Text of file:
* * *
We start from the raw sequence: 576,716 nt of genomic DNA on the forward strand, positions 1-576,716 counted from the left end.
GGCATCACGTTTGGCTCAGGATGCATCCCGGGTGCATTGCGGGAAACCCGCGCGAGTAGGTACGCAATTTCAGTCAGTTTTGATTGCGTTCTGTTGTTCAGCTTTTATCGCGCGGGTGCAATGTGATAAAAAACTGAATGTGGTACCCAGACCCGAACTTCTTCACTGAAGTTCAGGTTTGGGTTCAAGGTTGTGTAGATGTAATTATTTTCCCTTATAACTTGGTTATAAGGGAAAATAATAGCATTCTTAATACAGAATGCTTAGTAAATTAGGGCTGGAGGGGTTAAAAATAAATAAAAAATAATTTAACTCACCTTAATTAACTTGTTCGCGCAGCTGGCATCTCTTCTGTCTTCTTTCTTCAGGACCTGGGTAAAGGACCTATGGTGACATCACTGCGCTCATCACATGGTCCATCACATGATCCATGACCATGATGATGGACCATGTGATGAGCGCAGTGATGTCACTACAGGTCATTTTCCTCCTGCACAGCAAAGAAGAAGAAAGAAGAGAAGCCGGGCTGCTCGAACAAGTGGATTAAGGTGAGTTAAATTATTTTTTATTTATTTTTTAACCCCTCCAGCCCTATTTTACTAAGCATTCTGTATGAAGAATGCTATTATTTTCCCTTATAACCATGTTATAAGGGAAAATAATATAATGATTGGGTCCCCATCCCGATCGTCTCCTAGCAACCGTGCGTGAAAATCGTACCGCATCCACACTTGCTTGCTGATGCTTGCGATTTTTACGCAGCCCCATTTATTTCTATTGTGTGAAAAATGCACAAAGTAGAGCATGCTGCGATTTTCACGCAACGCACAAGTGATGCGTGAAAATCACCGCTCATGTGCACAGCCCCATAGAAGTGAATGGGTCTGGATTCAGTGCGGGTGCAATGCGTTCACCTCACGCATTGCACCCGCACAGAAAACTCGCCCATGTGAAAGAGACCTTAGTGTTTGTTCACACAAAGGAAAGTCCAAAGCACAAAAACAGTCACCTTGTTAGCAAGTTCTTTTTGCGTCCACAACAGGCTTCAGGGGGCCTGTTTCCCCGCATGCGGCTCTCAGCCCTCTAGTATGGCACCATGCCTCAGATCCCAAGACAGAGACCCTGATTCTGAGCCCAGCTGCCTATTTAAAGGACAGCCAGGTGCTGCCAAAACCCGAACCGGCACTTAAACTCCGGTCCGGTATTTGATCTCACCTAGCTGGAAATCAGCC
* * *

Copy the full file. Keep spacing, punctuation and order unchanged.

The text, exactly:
We start from the raw sequence: 576,716 nt of genomic DNA on the forward strand, positions 1-576,716 counted from the left end.
GGCATCACGTTTGGCTCAGGATGCATCCCGGGTGCATTGCGGGAAACCCGCGCGAGTAGGTACGCAATTTCAGTCAGTTTTGATTGCGTTCTGTTGTTCAGCTTTTATCGCGCGGGTGCAATGTGATAAAAAACTGAATGTGGTACCCAGACCCGAACTTCTTCACTGAAGTTCAGGTTTGGGTTCAAGGTTGTGTAGATGTAATTATTTTCCCTTATAACTTGGTTATAAGGGAAAATAATAGCATTCTTAATACAGAATGCTTAGTAAATTAGGGCTGGAGGGGTTAAAAATAAATAAAAAATAATTTAACTCACCTTAATTAACTTGTTCGCGCAGCTGGCATCTCTTCTGTCTTCTTTCTTCAGGACCTGGGTAAAGGACCTATGGTGACATCACTGCGCTCATCACATGGTCCATCACATGATCCATGACCATGATGATGGACCATGTGATGAGCGCAGTGATGTCACTACAGGTCATTTTCCTCCTGCACAGCAAAGAAGAAGAAAGAAGAGAAGCCGGGCTGCTCGAACAAGTGGATTAAGGTGAGTTAAATTATTTTTTATTTATTTTTTAACCCCTCCAGCCCTATTTTACTAAGCATTCTGTATGAAGAATGCTATTATTTTCCCTTATAACCATGTTATAAGGGAAAATAATATAATGATTGGGTCCCCATCCCGATCGTCTCCTAGCAACCGTGCGTGAAAATCGTACCGCATCCACACTTGCTTGCTGATGCTTGCGATTTTTACGCAGCCCCATTTATTTCTATTGTGTGAAAAATGCACAAAGTAGAGCATGCTGCGATTTTCACGCAACGCACAAGTGATGCGTGAAAATCACCGCTCATGTGCACAGCCCCATAGAAGTGAATGGGTCTGGATTCAGTGCGGGTGCAATGCGTTCACCTCACGCATTGCACCCGCACAGAAAACTCGCCCATGTGAAAGAGACCTTAGTGTTTGTTCACACAAAGGAAAGTCCAAAGCACAAAAACAGTCACCTTGTTAGCAAGTTCTTTTTGCGTCCACAACAGGCTTCAGGGGGCCTGTTTCCCCGCATGCGGCTCTCAGCCCTCTAGTATGGCACCATGCCTCAGATCCCAAGACAGAGACCCTGATTCTGAGCCCAGCTGCCTATTTAAAGGACAGCCAGGTGCTGCCAAAACCCGAACCGGCACTTAAACTCCGGTCCGGTATTTGATCTCACCTAGCTGGAAATCAGCC